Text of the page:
Keeping It Real

Our Metashape Standard course has been running for about six months now and so far feedback has been very positive.

That should not mean we sit back and think the work is over – it isn’t and we like to keep things as fresh as we can, adding content when we can. One group of students – all very much new to photogrammetry – asked if we could put together a brief end-to-end video that stepped through the basics.

We thought we could go one better for this group and make the training material as relevant as possible. Why not feature a scene they will need to survey for real?

Captured by drone the road junction is a perfect real-world example we like to teach and train with

Close to where Simon lives is a closed area of road, complete with white line markings and tyre tracks across the grass – very relevant for forensic collision investigation training.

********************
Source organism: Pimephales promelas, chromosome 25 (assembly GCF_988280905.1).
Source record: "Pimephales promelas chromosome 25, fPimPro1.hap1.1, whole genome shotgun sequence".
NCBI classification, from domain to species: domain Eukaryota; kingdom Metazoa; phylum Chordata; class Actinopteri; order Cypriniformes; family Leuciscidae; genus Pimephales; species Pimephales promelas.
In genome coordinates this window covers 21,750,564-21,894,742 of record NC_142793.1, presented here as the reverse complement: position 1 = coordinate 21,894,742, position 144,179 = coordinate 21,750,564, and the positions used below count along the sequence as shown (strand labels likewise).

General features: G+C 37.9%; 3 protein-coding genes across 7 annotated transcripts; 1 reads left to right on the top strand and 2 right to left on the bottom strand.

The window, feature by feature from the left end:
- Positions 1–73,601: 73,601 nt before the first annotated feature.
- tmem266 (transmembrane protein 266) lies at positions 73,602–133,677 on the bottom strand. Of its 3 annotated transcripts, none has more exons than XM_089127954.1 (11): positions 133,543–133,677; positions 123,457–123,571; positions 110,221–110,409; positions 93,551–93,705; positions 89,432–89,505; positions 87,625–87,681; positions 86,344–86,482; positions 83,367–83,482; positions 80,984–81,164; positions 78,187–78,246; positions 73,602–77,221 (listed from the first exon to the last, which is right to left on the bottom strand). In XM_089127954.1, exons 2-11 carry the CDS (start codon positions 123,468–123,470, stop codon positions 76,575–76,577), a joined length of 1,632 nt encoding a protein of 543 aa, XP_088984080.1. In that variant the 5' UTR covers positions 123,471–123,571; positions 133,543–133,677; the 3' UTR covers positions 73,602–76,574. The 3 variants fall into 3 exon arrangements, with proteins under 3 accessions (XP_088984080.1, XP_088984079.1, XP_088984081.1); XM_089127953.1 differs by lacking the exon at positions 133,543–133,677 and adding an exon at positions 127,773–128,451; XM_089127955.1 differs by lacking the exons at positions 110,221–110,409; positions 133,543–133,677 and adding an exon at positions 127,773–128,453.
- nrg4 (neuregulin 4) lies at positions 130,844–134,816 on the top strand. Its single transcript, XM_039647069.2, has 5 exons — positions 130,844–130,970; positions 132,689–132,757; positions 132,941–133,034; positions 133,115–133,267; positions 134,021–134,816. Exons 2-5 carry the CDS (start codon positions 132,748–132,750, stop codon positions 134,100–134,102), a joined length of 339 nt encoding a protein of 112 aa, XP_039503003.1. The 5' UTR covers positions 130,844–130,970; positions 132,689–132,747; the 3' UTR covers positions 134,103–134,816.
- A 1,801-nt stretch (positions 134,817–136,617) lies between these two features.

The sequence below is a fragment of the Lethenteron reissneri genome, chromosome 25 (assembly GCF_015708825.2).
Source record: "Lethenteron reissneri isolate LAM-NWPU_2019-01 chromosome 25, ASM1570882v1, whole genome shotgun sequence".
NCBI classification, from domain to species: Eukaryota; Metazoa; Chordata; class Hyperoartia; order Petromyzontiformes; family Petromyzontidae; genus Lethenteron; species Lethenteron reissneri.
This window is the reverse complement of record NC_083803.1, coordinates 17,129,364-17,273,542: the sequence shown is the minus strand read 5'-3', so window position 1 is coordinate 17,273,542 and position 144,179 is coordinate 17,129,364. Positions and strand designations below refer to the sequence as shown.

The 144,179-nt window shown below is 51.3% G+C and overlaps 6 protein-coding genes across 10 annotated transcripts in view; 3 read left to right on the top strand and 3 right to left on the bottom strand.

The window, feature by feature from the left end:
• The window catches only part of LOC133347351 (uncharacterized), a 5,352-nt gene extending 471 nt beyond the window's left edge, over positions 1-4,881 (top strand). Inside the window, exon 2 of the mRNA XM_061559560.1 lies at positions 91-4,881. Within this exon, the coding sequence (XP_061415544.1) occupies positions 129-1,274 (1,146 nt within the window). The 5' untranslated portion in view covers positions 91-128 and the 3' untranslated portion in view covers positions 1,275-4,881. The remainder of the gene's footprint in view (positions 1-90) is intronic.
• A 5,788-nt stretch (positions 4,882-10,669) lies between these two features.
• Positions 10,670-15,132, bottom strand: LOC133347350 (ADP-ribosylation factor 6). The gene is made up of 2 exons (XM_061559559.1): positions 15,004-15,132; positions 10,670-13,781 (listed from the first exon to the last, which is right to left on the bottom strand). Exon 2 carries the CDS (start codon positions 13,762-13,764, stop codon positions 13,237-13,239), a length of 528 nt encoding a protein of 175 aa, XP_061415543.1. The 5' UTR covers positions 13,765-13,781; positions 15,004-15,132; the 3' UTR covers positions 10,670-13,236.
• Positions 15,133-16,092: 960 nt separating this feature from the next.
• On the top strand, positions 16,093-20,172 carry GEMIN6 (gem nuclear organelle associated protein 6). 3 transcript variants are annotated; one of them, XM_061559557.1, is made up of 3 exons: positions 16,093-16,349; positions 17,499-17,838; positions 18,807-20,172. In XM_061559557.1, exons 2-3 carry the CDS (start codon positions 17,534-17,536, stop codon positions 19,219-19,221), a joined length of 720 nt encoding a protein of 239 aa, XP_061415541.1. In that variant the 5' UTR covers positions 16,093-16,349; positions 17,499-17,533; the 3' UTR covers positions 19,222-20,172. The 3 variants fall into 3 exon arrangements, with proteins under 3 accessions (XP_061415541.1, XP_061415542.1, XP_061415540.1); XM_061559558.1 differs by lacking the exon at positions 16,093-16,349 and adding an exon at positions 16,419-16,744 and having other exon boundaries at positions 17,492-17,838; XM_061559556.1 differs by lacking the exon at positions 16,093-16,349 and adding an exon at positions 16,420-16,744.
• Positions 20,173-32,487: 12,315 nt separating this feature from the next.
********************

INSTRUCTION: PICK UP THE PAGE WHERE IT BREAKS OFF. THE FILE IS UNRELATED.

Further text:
Details in the road are exactly the same as those found at a live collision scene

It’s a small dataset – just 90 images or so – but its enough to teach principles and not leave students waiting for a bigger scene to finish processing.

For Professional users a DEM and othophoto can be added too – this is covered in the Pro course

We do like to keep it real and make sure training is relevant and as close to the real world as possible. After all, photogrammetry is all about documenting what is around us, isn’t it?

Aimed very much at the beginner to photogrammetry a short video walks through each step

As its shot by drone the dataset carries GPS data. Its not derived from RTK but for the immediate needs of students this is of lesser importance. What’s needed is a quick intro to bring people who have never used photogrammetry up to speed and realise its benefits and potential. Absolute accuracy, recursive refinement and other benefits can come later.

This material may well feature in the Metashape Professional online course for surveying and forensics – as endorsed by Agisoft themselves – at some point in the future.

In the meantime, here’s a view of the orthophoto and DEM outputs: